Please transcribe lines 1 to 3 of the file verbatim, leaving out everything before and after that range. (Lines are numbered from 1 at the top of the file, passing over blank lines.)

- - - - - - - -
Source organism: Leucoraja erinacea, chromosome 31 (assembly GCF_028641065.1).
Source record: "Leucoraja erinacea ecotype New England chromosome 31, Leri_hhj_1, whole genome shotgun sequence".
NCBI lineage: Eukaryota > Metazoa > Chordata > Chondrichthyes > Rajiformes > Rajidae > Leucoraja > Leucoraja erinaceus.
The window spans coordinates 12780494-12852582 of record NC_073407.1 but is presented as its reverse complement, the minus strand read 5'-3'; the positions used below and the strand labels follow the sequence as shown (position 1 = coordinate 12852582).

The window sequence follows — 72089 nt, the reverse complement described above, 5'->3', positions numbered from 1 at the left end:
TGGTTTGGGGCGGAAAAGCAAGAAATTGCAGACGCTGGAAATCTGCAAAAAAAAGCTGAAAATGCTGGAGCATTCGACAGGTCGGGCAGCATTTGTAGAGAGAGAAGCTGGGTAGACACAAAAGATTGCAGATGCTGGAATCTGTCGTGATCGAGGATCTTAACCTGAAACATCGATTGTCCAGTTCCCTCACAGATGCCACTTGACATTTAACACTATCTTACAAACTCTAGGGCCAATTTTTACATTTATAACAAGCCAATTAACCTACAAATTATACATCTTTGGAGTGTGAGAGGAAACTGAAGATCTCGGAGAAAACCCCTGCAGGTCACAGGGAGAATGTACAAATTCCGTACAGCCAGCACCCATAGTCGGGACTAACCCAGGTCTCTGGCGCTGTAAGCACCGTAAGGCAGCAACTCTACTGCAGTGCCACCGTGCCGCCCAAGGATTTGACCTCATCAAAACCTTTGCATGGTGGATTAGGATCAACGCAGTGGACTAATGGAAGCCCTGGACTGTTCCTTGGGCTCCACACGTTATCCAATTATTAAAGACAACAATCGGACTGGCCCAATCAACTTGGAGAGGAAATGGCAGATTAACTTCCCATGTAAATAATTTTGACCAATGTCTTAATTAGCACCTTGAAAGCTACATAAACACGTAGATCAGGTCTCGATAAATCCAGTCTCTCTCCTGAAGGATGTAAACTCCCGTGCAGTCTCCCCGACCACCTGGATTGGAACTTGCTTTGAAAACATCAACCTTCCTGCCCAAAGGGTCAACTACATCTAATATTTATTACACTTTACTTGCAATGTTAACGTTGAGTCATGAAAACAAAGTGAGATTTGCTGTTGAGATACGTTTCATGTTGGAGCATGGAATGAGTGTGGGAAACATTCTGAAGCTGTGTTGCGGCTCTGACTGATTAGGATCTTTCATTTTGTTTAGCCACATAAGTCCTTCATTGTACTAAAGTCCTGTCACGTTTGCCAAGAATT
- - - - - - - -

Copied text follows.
Source organism: Leucoraja erinacea, chromosome 31 (assembly GCF_028641065.1).
Source record: "Leucoraja erinacea ecotype New England chromosome 31, Leri_hhj_1, whole genome shotgun sequence".
NCBI lineage: Eukaryota > Metazoa > Chordata > Chondrichthyes > Rajiformes > Rajidae > Leucoraja > Leucoraja erinaceus.